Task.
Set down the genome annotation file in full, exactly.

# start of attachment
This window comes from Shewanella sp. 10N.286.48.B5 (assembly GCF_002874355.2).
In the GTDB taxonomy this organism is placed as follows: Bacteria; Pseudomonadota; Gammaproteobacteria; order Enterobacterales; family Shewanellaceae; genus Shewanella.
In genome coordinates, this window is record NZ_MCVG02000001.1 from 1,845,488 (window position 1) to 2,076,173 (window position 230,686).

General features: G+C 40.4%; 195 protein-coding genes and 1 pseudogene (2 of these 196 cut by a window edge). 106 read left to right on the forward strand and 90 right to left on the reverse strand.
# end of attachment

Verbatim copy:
This window comes from Shewanella sp. 10N.286.48.B5 (assembly GCF_002874355.2).
In the GTDB taxonomy this organism is placed as follows: Bacteria; Pseudomonadota; Gammaproteobacteria; order Enterobacterales; family Shewanellaceae; genus Shewanella.
In genome coordinates, this window is record NZ_MCVG02000001.1 from 1,845,488 (window position 1) to 2,076,173 (window position 230,686).

General features: G+C 40.4%; 195 protein-coding genes and 1 pseudogene (2 of these 196 cut by a window edge). 106 read left to right on the forward strand and 90 right to left on the reverse strand.